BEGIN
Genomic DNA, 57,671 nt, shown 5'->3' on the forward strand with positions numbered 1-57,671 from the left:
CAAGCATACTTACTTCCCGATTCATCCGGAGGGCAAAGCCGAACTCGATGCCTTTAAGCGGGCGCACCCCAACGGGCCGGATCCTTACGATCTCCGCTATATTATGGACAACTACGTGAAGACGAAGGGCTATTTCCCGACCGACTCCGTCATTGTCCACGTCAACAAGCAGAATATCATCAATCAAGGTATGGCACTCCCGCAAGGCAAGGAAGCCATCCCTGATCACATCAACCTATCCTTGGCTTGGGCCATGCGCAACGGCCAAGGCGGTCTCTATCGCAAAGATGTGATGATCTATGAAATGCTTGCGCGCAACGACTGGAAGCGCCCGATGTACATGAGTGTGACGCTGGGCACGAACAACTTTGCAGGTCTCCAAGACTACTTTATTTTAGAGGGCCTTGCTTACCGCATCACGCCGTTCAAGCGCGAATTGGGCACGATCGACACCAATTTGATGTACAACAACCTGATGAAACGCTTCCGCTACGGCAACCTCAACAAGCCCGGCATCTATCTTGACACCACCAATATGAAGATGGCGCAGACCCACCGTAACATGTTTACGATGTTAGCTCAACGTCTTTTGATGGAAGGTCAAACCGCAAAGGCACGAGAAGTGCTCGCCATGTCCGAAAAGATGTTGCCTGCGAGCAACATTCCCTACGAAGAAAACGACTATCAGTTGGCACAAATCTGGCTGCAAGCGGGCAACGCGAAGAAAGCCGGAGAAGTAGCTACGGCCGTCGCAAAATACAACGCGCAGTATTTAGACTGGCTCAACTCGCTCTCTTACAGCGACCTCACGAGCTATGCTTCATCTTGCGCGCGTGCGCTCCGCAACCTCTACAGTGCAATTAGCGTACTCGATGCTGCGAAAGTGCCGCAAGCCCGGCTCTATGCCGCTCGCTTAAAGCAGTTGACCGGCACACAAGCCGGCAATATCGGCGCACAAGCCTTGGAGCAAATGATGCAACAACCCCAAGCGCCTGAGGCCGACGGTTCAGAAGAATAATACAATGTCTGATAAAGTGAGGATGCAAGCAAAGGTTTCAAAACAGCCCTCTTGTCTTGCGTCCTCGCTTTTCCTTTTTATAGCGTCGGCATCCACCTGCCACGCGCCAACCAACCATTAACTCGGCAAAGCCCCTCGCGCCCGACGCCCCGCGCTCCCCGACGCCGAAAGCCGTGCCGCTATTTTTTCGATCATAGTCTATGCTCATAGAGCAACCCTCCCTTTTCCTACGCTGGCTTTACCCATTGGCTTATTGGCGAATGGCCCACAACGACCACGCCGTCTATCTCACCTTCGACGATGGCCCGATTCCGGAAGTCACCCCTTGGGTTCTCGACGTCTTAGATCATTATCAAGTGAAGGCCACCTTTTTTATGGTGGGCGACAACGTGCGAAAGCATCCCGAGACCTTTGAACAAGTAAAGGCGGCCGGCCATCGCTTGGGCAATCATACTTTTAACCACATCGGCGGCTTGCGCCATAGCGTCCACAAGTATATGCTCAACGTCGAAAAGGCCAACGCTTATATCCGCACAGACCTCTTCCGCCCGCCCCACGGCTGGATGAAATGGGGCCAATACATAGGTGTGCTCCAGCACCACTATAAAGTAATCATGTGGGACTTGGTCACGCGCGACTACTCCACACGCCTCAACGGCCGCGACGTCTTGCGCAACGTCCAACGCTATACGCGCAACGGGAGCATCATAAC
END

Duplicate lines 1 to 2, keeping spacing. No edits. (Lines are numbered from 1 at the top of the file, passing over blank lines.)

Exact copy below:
Genomic DNA, 57,671 nt, shown 5'->3' on the forward strand with positions numbered 1-57,671 from the left:
CAAGCATACTTACTTCCCGATTCATCCGGAGGGCAAAGCCGAACTCGATGCCTTTAAGCGGGCGCACCCCAACGGGCCGGATCCTTACGATCTCCGCTATATTATGGACAACTACGTGAAGACGAAGGGCTATTTCCCGACCGACTCCGTCATTGTCCACGTCAACAAGCAGAATATCATCAATCAAGGTATGGCACTCCCGCAAGGCAAGGAAGCCATCCCTGATCACATCAACCTATCCTTGGCTTGGGCCATGCGCAACGGCCAAGGCGGTCTCTATCGCAAAGATGTGATGATCTATGAAATGCTTGCGCGCAACGACTGGAAGCGCCCGATGTACATGAGTGTGACGCTGGGCACGAACAACTTTGCAGGTCTCCAAGACTACTTTATTTTAGAGGGCCTTGCTTACCGCATCACGCCGTTCAAGCGCGAATTGGGCACGATCGACACCAATTTGATGTACAACAACCTGATGAAACGCTTCCGCTACGGCAACCTCAACAAGCCCGGCATCTATCTTGACACCACCAATATGAAGATGGCGCAGACCCACCGTAACATGTTTACGATGTTAGCTCAACGTCTTTTGATGGAAGGTCAAACCGCAAAGGCACGAGAAGTGCTCGCCATGTCCGAAAAGATGTTGCCTGCGAGCAACATTCCCTACGAAGAAAACGACTATCAGTTGGCACAAATCTGGCTGCAAGCGGGCAACGCGAAGAAAGCCGGAGAAGTAGCTACGGCCGTCGCAAAATACAACGCGCAGTATTTAGACTGGCTCAACTCGCTCTCTTACAGCGACCTCACGAGCTATGCTTCATCTTGCGCGCGTGCGCTCCGCAACCTCTACAGTGCAATTAGCGTACTCGATGCTGCGAAAGTGCCGCAAGCCCGGCTCTATGCCGCTCGCTTAAAGCAGTTGACCGGCACACAAGCCGGCAATATCGGCGCACAAGCCTTGGAGCAAATGATGCAACAACCCCAAGCGCCTGAGGCCGACGGTTCAGAAGAATAATACAATGTCTGATAAAGTGAGGATGCAAGCAAAGGTTTCAAAACAGCCCTCTTGTCTTGCGTCCTCGCTTTTCCTTTTTATAGCGTCGGCATCCACCTGCCACGCGCCAACCAACCATTAACTCGGCAAAGCCCCTCGCGCCCGACGCCCCGCGCTCCCCGACGCCGAAAGCCGTGCCGCTATTTTTTCGATCATAGTCTATGCTCATAGAGCAACCCTCCCTTTTCCTACGCTGGCTTTACCCATTGGCTTATTGGCGAATGGCCCACAACGACCACGCCGTCTATCTCACCTTCGACGATGGCCCGATTCCGGAAGTCACCCCTTGGGTTCTCGACGTCTTAGATCATTATCAAGTGAAGGCCACCTTTTTTATGGTGGGCGACAACGTGCGAAAGCATCCCGAGACCTTTGAACAAGTAAAGGCGGCCGGCCATCGCTTGGGCAATCATACTTTTAACCACATCGGCGGCTTGCGCCATAGCGTCCACAAGTATATGCTCAACGTCGAAAAGGCCAACGCTTATATCCGCACAGACCTCTTCCGCCCGCCCCACGGCTGGATGAAATGGGGCCAATACATAGGTGTGCTCCAGCACCACTATAAAGTAATCATGTGGGACTTGGTCACGCGCGACTACTCCACACGCCTCAACGGCCGCGACGTCTTGCGCAACGTCCAACGCTATACGCGCAACGGGAGCATCATAAC